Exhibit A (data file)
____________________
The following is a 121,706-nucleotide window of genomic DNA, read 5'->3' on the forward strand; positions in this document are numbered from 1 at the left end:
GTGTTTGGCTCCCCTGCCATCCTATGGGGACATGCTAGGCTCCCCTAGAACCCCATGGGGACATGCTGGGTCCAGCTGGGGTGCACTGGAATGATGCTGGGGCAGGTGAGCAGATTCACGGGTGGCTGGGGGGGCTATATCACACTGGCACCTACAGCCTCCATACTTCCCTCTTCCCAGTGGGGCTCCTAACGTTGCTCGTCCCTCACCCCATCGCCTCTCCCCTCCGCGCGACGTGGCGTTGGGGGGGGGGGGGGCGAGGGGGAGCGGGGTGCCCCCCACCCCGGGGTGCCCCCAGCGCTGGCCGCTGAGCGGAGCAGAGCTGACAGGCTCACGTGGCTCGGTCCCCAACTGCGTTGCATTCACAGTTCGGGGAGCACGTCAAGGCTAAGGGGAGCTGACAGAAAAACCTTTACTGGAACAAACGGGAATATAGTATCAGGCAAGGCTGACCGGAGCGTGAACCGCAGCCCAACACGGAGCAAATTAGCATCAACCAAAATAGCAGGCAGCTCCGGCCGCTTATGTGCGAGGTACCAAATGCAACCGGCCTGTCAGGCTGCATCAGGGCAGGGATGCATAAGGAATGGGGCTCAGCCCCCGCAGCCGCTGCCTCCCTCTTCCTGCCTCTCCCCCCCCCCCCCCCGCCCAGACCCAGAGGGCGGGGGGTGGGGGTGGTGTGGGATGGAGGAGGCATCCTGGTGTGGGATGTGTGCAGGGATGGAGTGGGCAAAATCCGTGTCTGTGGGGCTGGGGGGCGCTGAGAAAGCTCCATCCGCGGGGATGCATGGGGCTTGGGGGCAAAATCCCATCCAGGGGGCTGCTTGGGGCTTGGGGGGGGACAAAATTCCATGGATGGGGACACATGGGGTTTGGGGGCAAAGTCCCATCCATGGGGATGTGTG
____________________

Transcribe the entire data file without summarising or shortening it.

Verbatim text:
The following is a 121,706-nucleotide window of genomic DNA, read 5'->3' on the forward strand; positions in this document are numbered from 1 at the left end:
GTGTTTGGCTCCCCTGCCATCCTATGGGGACATGCTAGGCTCCCCTAGAACCCCATGGGGACATGCTGGGTCCAGCTGGGGTGCACTGGAATGATGCTGGGGCAGGTGAGCAGATTCACGGGTGGCTGGGGGGGCTATATCACACTGGCACCTACAGCCTCCATACTTCCCTCTTCCCAGTGGGGCTCCTAACGTTGCTCGTCCCTCACCCCATCGCCTCTCCCCTCCGCGCGACGTGGCGTTGGGGGGGGGGGGGGCGAGGGGGAGCGGGGTGCCCCCCACCCCGGGGTGCCCCCAGCGCTGGCCGCTGAGCGGAGCAGAGCTGACAGGCTCACGTGGCTCGGTCCCCAACTGCGTTGCATTCACAGTTCGGGGAGCACGTCAAGGCTAAGGGGAGCTGACAGAAAAACCTTTACTGGAACAAACGGGAATATAGTATCAGGCAAGGCTGACCGGAGCGTGAACCGCAGCCCAACACGGAGCAAATTAGCATCAACCAAAATAGCAGGCAGCTCCGGCCGCTTATGTGCGAGGTACCAAATGCAACCGGCCTGTCAGGCTGCATCAGGGCAGGGATGCATAAGGAATGGGGCTCAGCCCCCGCAGCCGCTGCCTCCCTCTTCCTGCCTCTCCCCCCCCCCCCCCCGCCCAGACCCAGAGGGCGGGGGGTGGGGGTGGTGTGGGATGGAGGAGGCATCCTGGTGTGGGATGTGTGCAGGGATGGAGTGGGCAAAATCCGTGTCTGTGGGGCTGGGGGGCGCTGAGAAAGCTCCATCCGCGGGGATGCATGGGGCTTGGGGGCAAAATCCCATCCAGGGGGCTGCTTGGGGCTTGGGGGGGGACAAAATTCCATGGATGGGGACACATGGGGTTTGGGGGCAAAGTCCCATCCATGGGGATGTGTG